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Spokane, Washington  Est. May 19, 1883
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As inconsistencies go, so go Eagles

Assistant Craig Fortier, left, gives Eastern Washington head coach Jim Hayford a helping hand on the sidelines. (Dan Pelle)
Assistant Craig Fortier, left, gives Eastern Washington head coach Jim Hayford a helping hand on the sidelines. (Dan Pelle)

With the first 12 games of his NCAA Division I head coaching career in his rear-view mirror, Jim Hayford admits to feeling more comfortable than he did in March, when he was hired to turn around the fortunes of Eastern Washington University’s struggling men’s basketball program.

But he also is quick to confess he still has much to learn about his first Eastern team, and the Big Sky Conference, in general.

“The hardest part for me is that while there are less variables to consider now, I’m still not confident what I’m going to get from my team each night out,” said Hayford, whose Eagles will take a 6-6 record into Wednesday night’s Big Sky opener against Montana State (5-6) in Bozeman, Mont.

“It’s obvious we are further along than we were, but the number of questions I still have in my mind makes it clear just how far we still have to go.”

In preparing for the start of BSC play, Eastern tackled one of the most difficult nonconference schedules in school history, playing three Pac-12 schools (Washington State, Oregon and UCLA) and two of the top teams in the West Coast Conference (Gonzaga and Saint Mary’s), all on the road.

The Eagles lost all five, but stuck around until the latter stages of the second half in nearly every one.

Hayford hopes that will help his team’s mindset as it embarks on a difficult start to league play that has it playing another road game against Montana (7-5) on Friday, before returning home to take on preseason Big Sky favorite Weber State (8-3) at Reese Court on Jan. 5.

“I think what our preseason gives us is confidence that we can be in the postseason mix in the Big Sky, where you only have to win two or three games to make the NCAA tournament,” Hayford said, “along with the confidence that, if we get there, we can play with just about anybody.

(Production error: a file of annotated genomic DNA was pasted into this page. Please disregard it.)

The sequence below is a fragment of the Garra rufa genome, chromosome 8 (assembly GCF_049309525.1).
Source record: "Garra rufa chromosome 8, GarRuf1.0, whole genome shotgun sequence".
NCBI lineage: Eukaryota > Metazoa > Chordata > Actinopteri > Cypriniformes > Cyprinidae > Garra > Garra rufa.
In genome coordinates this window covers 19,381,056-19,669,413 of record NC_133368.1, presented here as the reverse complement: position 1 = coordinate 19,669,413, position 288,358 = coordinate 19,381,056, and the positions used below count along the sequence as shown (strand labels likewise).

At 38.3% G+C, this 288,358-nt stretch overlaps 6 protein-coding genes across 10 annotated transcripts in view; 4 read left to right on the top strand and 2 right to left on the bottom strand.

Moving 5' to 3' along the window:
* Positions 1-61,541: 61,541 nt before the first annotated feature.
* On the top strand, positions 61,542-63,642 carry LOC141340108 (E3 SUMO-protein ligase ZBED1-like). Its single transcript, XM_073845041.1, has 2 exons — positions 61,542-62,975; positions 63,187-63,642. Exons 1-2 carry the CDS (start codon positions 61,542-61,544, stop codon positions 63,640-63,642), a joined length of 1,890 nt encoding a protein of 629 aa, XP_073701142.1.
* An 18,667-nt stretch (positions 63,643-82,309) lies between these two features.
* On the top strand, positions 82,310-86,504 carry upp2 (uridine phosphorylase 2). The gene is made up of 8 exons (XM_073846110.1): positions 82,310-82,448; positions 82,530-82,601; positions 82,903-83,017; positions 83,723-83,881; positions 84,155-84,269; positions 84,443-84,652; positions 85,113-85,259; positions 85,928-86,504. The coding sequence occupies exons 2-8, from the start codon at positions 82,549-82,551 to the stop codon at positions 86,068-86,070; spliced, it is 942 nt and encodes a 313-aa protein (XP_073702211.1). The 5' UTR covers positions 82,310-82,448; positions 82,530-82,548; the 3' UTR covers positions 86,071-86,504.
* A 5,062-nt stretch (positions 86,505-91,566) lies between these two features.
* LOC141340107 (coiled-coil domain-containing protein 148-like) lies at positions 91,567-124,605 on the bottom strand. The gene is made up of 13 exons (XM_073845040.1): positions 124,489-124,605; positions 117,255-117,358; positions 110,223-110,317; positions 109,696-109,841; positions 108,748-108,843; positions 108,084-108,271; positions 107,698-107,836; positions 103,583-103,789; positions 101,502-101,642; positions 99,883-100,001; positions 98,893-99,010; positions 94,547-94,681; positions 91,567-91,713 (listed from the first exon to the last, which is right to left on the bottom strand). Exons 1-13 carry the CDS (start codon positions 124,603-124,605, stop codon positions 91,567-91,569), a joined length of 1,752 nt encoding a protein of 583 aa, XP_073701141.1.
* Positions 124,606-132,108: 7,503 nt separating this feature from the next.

“You would hope that having played in the venues we’ve played in, our guys would feel they can look just about any challenge in the eye.”

In attempting to analyze the Big Sky and his own team’s title chances, Hayford insists little has changed since the start of the season, when league coaches and members of the media picked Weber State to capture its fourth BSC title under sixth-year coach Randy Rahe.

“I think all the questions that were on the league in early November are still on the league,” he said, noting that WSU, Montana and Portland State (7-6) are the only three Big Sky teams with better than .500 records.

“Weber has put its head above everyone else, just like everyone expected, but everyone else thinks – and rightfully so – that they can beat anyone else, which should make for some good, exciting basketball.”

Adding to the unpredictability of this year’s league race are the rare in-season departures of Northern Arizona’s Mike Adras and Idaho State’s Joe O’Brien, who both resigned their head coaching positions this month.

Hayford considers his Eagles to be among the teams capable of challenging for a first-division finish and, perhaps, even a regular-season Big Sky title. But in order to do so they will need to show more consistency than they did against nonleague opponents.

In analyzing his team’s first 12 games, Hayford discovered that senior center Cliff Ederaine had shot 72 percent from the field in the six wins and only 27 percent in the six losses. And he also noticed that senior point guard Cliff Colimon’s shooting percentage from 3-point range was 20 percent higher in the six wins than in the six losses.

“I’m certainly not blaming anything on those two,” Hayford said, “but that shows how inconsistent we’ve been. The games where we’ve had three dimensions to our attack – an interior post presence on offense, outside shooting and a drive game – we’ve proven we can play with anybody.

“But in the games where we weren’t able to establish an interior post presence, we showed we can lose to anyone, as well.”

Among the other numbers Hayford found intriguing about the nonconference season was that Big Sky teams were 32-14 at home and only 9-40 on the road – a trend he sees continuing throughout the season.

“Road wins will be scarce, and when you find one, it’s going to be extremely valuable,” Hayford said. “I think the team that is able to edge out a few on the road is going to find itself with home playoff games in the conference tournament.”

And with two challenging Big Sky road games in its immediate future, Eastern has a great opportunity to make a strong early season statement – and answer a few more of Hayford’s many remaining questions.

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